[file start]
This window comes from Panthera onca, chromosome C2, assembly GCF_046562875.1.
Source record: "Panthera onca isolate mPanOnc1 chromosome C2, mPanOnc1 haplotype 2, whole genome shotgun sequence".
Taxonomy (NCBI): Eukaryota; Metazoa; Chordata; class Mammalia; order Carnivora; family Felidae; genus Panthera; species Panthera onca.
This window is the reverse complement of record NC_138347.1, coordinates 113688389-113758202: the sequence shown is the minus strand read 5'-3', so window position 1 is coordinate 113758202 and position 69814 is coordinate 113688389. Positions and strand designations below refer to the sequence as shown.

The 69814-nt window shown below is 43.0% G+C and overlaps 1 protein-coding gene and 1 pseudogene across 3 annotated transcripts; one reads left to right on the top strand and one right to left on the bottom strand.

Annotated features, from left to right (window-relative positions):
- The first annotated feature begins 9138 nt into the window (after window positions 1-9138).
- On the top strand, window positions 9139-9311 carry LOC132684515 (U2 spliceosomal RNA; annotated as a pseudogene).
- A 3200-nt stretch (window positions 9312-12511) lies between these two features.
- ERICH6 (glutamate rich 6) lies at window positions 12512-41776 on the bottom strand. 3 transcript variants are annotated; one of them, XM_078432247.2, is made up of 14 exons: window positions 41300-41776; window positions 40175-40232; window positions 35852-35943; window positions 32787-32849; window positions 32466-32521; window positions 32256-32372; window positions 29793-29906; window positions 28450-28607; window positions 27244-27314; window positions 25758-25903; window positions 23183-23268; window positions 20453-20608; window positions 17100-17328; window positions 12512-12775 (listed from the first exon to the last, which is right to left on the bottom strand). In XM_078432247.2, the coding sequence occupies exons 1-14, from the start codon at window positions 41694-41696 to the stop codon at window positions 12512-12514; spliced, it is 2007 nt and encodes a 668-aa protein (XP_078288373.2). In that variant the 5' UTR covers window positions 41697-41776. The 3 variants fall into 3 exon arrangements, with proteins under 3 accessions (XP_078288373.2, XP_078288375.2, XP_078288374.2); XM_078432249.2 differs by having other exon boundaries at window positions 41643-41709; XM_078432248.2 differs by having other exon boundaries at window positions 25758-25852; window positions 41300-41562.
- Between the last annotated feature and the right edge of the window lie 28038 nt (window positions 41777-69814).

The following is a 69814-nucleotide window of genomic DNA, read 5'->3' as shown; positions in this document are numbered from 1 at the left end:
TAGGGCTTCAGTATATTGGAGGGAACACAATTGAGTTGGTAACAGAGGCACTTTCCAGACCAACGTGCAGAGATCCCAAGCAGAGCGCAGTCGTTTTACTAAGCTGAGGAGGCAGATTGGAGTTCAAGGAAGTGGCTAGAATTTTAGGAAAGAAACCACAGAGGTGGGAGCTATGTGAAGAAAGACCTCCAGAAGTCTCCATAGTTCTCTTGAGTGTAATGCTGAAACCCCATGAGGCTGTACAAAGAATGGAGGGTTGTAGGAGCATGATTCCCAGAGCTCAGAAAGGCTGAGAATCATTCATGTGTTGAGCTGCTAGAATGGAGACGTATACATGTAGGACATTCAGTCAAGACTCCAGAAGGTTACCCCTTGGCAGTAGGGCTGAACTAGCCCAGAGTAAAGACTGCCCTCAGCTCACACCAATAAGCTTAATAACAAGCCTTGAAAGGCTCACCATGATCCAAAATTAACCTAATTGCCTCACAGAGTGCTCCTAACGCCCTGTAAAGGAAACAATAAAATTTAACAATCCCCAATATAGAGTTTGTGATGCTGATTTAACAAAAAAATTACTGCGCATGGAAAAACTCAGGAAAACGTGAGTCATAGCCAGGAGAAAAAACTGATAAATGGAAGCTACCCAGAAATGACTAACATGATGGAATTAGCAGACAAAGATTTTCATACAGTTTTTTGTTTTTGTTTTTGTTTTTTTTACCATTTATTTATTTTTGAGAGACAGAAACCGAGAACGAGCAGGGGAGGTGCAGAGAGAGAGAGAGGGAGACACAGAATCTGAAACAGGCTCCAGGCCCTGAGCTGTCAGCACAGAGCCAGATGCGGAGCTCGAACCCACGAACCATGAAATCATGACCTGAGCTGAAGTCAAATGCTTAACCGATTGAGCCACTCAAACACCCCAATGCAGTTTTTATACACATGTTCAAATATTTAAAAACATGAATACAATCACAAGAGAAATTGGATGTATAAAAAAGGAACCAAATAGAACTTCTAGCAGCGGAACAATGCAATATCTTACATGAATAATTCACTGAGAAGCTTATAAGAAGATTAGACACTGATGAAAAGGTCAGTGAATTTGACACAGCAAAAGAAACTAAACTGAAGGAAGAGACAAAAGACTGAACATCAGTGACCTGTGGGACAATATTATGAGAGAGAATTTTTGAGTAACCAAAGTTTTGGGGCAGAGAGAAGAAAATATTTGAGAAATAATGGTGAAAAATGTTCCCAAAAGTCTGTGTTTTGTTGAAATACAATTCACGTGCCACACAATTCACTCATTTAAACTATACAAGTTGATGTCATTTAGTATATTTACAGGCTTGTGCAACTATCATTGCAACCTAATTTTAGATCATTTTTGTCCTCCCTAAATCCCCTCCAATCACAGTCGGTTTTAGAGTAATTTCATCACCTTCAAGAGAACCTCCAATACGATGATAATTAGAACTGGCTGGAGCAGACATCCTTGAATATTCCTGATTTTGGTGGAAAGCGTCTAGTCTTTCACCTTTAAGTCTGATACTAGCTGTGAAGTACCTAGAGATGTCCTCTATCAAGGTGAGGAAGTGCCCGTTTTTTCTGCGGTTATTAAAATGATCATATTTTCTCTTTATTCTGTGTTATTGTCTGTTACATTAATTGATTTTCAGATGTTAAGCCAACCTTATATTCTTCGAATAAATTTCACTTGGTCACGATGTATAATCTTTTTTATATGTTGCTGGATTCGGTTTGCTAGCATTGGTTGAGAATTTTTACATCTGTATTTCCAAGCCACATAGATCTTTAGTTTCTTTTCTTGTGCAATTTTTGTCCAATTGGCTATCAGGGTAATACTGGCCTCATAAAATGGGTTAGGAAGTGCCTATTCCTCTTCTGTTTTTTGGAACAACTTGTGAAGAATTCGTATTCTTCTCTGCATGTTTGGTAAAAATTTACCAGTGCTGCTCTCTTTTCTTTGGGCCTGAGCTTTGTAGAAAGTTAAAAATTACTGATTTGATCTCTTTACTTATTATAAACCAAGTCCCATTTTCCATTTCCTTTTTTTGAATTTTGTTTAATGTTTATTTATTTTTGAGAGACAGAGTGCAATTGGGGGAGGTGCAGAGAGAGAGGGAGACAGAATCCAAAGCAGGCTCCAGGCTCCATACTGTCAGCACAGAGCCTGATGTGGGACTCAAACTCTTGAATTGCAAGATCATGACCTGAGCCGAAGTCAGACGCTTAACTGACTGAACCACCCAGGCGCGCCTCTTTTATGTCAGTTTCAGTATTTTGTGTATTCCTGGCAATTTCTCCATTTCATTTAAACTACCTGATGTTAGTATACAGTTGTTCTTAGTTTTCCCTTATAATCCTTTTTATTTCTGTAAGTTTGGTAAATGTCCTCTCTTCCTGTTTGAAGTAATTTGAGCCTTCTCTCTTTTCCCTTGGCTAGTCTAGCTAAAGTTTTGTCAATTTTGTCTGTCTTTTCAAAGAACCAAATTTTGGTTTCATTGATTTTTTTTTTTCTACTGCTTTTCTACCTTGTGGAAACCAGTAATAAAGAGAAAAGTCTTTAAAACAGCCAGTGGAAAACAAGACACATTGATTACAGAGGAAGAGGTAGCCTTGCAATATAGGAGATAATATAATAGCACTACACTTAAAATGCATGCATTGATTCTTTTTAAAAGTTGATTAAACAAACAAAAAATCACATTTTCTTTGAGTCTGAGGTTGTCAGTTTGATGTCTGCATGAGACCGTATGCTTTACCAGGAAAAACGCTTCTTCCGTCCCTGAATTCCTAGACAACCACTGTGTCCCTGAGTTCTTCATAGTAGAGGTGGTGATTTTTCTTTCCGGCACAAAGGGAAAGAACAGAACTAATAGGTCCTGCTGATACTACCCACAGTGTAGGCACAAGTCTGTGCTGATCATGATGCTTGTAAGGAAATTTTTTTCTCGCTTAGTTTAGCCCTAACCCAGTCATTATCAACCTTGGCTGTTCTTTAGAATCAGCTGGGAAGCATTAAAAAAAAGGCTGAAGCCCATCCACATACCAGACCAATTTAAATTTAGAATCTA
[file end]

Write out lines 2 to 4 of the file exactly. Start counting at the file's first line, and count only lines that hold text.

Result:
Source record: "Panthera onca isolate mPanOnc1 chromosome C2, mPanOnc1 haplotype 2, whole genome shotgun sequence".
Taxonomy (NCBI): Eukaryota; Metazoa; Chordata; class Mammalia; order Carnivora; family Felidae; genus Panthera; species Panthera onca.
This window is the reverse complement of record NC_138347.1, coordinates 113688389-113758202: the sequence shown is the minus strand read 5'-3', so window position 1 is coordinate 113758202 and position 69814 is coordinate 113688389. Positions and strand designations below refer to the sequence as shown.